The present study aims to examine work–family interface and explore its relationship with some key psycho-social variables amongst women entrepreneurs in the urban Indian context.
This paper has adopted a quantitative design, whereby data collected using a questionnaire from 164 women entrepreneurs was analysed using hierarchical regression.
Findings indicate that core self-evaluations, role involvement and social support worked in tandem towards diminishing conflict and driving enrichment. The role of family support and family involvement in enabling family-to-work enrichment suggests that work–family synergies could work to the unique advantage of women entrepreneurs. Work involvement was also seen to be related positively with work-to-family enrichment and negatively with family-to-work conflict.
The linkages between key psycho-social factors and work–family interface need to be studied on larger and varied samples, using alternative scales, for greater generalizability of results. Longitudinal research could also bring out valuable insights related to the effect of life cycle stages and other family characteristics on work–family interface.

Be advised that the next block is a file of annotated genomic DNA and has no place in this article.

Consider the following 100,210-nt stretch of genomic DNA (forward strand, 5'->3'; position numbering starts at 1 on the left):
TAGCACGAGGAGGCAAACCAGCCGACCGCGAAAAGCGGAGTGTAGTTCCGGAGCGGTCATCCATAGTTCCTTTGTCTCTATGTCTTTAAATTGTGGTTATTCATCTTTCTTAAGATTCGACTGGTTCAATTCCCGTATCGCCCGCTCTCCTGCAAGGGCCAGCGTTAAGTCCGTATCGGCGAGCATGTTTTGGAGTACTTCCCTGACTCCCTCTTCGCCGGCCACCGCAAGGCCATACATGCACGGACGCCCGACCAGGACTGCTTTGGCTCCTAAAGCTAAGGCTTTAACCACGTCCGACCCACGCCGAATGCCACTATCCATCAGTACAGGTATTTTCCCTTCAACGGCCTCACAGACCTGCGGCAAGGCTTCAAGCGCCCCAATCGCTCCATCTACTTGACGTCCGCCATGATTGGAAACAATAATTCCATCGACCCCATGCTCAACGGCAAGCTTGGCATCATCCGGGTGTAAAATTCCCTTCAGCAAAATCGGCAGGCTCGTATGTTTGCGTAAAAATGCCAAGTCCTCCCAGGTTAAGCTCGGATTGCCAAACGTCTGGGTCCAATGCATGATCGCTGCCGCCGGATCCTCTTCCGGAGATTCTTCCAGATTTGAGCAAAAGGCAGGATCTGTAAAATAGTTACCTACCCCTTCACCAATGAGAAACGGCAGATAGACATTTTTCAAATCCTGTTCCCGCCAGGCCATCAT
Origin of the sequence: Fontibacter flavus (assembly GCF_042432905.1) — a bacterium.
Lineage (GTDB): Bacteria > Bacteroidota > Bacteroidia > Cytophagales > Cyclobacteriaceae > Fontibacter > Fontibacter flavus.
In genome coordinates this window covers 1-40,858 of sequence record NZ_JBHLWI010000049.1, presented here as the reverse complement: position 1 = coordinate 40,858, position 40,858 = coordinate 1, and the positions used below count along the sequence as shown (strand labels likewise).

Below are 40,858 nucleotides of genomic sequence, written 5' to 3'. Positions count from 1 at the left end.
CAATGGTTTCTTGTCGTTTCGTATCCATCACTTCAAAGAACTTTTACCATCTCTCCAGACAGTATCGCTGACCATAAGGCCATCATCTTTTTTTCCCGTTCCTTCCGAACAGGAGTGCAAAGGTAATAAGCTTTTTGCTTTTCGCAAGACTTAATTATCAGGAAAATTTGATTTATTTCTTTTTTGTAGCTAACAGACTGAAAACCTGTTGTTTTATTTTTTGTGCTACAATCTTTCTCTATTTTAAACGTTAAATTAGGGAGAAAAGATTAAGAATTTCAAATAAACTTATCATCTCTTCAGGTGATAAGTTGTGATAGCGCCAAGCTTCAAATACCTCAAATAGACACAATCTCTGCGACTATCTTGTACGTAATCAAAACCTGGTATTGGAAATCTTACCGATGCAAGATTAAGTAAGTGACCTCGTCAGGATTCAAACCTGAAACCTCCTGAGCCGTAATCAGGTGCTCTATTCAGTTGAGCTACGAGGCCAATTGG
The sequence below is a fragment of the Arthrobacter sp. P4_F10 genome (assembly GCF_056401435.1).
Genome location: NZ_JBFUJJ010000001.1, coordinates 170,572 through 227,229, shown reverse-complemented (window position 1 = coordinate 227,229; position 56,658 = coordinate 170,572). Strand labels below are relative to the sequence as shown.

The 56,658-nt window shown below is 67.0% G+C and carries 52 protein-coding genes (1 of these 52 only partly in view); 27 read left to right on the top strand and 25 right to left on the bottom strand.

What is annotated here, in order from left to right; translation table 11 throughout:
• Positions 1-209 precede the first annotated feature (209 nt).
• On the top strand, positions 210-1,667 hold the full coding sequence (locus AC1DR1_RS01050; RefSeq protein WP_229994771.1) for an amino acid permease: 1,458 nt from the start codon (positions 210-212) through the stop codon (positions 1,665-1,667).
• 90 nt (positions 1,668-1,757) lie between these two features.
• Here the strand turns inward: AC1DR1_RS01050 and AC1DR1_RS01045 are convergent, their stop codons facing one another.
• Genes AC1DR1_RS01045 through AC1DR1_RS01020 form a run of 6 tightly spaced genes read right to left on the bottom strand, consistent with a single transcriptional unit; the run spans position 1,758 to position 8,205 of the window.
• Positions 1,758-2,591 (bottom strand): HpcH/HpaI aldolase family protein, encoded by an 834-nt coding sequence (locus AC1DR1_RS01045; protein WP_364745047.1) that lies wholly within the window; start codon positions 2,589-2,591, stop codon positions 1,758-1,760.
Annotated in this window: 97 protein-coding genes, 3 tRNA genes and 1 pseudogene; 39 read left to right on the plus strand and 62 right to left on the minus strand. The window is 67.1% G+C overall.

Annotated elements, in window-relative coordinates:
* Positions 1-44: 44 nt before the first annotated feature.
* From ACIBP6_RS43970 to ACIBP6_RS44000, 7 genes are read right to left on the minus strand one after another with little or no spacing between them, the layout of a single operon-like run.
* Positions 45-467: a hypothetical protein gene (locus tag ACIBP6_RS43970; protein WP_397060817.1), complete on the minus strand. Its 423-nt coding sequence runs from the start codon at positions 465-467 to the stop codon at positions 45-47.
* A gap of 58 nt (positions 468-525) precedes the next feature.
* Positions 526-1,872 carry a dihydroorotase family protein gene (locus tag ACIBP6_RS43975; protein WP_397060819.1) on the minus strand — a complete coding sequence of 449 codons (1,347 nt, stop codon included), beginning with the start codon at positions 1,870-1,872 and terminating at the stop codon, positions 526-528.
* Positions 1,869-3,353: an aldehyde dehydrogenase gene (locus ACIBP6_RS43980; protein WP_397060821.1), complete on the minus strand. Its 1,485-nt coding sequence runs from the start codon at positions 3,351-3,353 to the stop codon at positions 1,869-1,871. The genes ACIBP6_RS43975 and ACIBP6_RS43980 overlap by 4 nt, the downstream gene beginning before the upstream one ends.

Work–family interface should be regarded as a fundamental business imperative with crucial implications for the venture. Self-development training and counselling in Entrepreneurship Development Programmes for women can shield them from conflict and its negative consequences while incorporating key behaviours to foster enrichment instead.
The present study is the first empirical research to examine work–family enrichment and its relationship with core self-evaluations, role involvement and social support for women entrepreneurs in the Indian context.
Sehgal, A. and Khandelwal, P. (2020), "Work–family interface of women entrepreneurs: evidence from India", South Asian Journal of Business Studies, Vol. 9 No. 3, pp. 411-428. https://doi.org/10.1108/SAJBS-11-2019-0213
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